This is really cool habit and something I’ll be trying out more. In electronic dance music particularly, the kick needs to be the driving force. If it isn’t right, your song won’t be either.
Axis is a talented producer signed to Enhanced. If you’re a regular on the Anjuna forums you will have seen him helping out other producers and sharing some knowledge. Here’s his long list of tips!
Organize your samples and synth presets (either factory or self-made). Scrolling through hundreds of sounds when you’re working on a track can kill inspiration, especially considering that most of the sounds included in sample packs are useless anyway. Audition and choose the best sounds and organize them. Do this regularly and keep your library compact.
A huge sample and preset library is pointless if only 5% of it is usable.
Keep your project organized. It’s easier to work on a project where all parts are color-coded and where you don’t have a huge number of muted channels/regions scattered around taking up space.
This is a killer tip. Most of you know how important organization is, and the impact it has on workflow, but if you don’t – then start doing it! Color code and properly name all your tracks.
Add arrangement structure early. Copying arrangement markers from a released track is a good start, and it can be changed later. Having a rough arrangement layout right from the start can help with finishing tracks.
Don’t stay in the 8-bar loop trap for too long. Arrangement is something that should be sorted first and foremost, I’m sure many would agree.
Challenge yourself by re-creating sounds from released tracks. There are sounds that work and sounds that don’t work. It’s very important to learn how to make sounds that do work, and A/B comparison with released tracks is essential. The same principle applies to mixing.
One thing you learn from analysing other’s work is the chemistry between synths, basses, and everything else. You quickly pick up on sounds that don’t work together in your own productions. Using released tracks as a reference is also incredibly helpful.
Bounce everything to audio. Working with audio is easier and it frees up CPU and RAM. It also stops you from getting stuck tweaking MIDI and allows you to move forward with the track.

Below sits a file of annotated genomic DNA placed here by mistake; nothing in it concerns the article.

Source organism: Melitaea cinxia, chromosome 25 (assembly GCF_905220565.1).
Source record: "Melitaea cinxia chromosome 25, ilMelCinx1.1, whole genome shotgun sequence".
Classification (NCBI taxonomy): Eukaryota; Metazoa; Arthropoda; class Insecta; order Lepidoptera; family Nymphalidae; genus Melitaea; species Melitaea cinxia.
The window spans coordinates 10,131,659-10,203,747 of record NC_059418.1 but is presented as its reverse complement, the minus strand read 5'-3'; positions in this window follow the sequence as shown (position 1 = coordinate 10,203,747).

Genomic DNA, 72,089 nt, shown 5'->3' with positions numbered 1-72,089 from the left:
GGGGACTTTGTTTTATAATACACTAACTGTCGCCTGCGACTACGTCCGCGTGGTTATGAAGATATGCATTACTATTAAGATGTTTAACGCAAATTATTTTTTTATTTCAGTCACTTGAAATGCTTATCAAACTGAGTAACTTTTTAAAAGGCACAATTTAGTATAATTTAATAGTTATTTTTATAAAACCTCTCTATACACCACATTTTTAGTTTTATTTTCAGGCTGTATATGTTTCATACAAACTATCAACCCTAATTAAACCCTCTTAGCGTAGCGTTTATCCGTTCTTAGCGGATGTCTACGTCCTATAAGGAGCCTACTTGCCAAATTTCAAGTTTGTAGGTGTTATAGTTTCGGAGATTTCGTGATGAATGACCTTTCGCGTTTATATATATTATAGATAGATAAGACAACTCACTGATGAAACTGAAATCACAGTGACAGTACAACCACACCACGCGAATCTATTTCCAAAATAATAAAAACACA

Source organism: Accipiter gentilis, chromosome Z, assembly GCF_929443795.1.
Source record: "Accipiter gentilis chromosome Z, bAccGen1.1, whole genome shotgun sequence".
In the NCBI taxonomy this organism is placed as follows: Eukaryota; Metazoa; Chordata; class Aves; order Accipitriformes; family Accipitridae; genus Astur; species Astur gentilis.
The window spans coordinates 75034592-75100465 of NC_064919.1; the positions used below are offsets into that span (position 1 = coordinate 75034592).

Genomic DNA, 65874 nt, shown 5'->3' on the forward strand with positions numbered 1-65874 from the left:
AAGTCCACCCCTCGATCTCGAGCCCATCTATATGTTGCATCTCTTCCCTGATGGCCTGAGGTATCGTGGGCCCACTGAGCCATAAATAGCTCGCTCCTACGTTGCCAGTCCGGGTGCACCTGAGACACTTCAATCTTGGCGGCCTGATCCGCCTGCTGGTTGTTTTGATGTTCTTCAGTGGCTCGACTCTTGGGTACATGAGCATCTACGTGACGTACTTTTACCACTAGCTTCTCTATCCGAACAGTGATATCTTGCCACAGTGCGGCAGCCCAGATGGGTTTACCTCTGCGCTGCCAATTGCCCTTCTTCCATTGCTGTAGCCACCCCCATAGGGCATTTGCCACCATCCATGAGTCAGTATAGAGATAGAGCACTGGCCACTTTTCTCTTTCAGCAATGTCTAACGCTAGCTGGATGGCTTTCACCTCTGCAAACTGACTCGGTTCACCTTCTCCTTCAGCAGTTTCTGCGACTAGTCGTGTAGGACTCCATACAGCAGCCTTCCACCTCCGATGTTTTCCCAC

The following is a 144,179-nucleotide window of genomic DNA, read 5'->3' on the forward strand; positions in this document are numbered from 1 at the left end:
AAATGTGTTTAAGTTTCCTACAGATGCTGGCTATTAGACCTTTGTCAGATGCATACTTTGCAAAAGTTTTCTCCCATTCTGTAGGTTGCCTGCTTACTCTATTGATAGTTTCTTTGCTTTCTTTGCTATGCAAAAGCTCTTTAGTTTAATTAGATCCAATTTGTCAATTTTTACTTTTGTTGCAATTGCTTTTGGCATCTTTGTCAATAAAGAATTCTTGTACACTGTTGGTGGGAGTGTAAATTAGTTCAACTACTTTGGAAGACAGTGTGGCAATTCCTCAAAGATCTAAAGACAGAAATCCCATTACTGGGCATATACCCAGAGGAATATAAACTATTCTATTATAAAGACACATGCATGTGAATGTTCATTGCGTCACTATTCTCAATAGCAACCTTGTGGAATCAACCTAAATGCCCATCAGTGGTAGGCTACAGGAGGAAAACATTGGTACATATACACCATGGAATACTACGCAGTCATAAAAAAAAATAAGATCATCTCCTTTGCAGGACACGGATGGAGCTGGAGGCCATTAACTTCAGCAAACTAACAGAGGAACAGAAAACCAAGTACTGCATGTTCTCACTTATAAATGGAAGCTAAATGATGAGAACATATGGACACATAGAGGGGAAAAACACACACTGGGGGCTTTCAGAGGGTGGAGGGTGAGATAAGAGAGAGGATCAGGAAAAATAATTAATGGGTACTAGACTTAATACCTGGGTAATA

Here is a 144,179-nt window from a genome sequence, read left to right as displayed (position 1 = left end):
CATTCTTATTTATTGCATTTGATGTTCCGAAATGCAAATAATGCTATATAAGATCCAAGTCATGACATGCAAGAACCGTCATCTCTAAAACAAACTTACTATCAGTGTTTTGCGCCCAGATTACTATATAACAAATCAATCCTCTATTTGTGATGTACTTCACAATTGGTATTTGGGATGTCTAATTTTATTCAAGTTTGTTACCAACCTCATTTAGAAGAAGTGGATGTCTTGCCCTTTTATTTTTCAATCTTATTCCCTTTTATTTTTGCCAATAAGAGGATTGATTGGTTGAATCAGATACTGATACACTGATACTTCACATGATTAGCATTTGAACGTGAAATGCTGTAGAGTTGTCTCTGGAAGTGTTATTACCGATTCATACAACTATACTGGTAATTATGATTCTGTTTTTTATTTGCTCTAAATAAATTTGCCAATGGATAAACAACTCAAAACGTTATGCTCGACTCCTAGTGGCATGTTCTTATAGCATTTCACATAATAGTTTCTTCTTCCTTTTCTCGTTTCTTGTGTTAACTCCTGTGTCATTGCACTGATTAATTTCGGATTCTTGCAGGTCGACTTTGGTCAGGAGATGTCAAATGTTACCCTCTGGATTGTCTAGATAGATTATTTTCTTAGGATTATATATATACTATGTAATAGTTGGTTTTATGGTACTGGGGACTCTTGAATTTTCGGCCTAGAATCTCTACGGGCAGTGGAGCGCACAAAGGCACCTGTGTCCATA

Some people do prefer to work with MIDI, but there are major benefits to working with audio. If you’re someone who spends hours tweaking a filter cutoff – then bouncing to audio might solve a few problems for you.
Optimize your workflow. Learn hot keys, create custom ones, etc. The faster you work, the higher the chances are that you won’t get bored with your track before you finish it.
Tygris is a talented producer residing in Australia with killer tracks. Here’s his tip.
Always try to experiment with new sounds and using different ways of processing sounds even if you don’t know what you’re doing. You’ll eventually learn something new that nobody else knows but you and it’ll help sculpt a new sound.
Originality is something a lot of us strive for. Where does it come from? Experimentation. Break the rules.
Fractal can’t be confined to one genre, so I won’t bother. He’s done exceptionally well in the world of electronic music and doesn’t take it lightly. Here’s what he has to say:
Whenever you become “stuck”, try seeing your piece as an arrangement of cement, that – importantly – has not yet hardened. Don’t be afraid to erase and change what’s already there in order to make room for what could be. Destruction is imperative for creation.
Read that again.
Destruction is imperative for creation.
We often become scared to erase something we’ve worked hard on. We justify it by thinking that it’s just our ears tricking it, when in most cases – it just doesn’t sound good. Don’t be timid, chop and change confidently.
Your ability to be productive in front of your DAW is heavily reliant on your state of mind. A peaceful, open mind allows a developing piece of music to be heard as it is – an ever-expanding canvas of infinite possibilities, remarkably similar to the universe itself. Upon pressing play, instead of hearing what it is, the expanded mind is able to hear the endless masterful symphonies of the sacred creative consciousness unravel before it, and thus is able to transcribe these visions of sound over time (with an accuracy based on skill level). Meditation is great for this, and peaceful ambient music can really help you achieve deeper mind states fast. Minimizing external light sources and keeping your eyes closed are also great tricks when you don’t have access to exceptionally inspiring environments. Have faith in your own creative intuition, and you’ll never be “stuck” again.
Just take that in.
You might think it’s a load of philosophical crap, but the fact is that creativity relies so heavily upon your state of mind that if the latter is suffering, the former will too.
Recommended: Dawphobia: Why You’re Not Making Much Music
Naden is another name you may have seen on EDMProd before. He did an awesome interview a while back. Here are some things he does.
Keep making more and more music. I make a lot of projects in between songs to rake out ideas I like the most and then use them in one track. Also, when I feel the beat and have something going, I try to finish it in that same sitting. There’s a huge chance I won’t finish it if I stop while “in the zone.”
Naden mentions two things here. The importance of quantity and putting time into your craft, and the state of flow. Both are important, and one is less controllable than the other.
The more work you create, the better you’ll become. That’s obvious.
As for the “the zone”, it comes at the best and worse of times. I’ve written an article about it, but the most important thing you should know is that if you do find yourself in the zone – you should see it through till the end!
What would you add to this list? Do you have any habits of your own that you think are unique?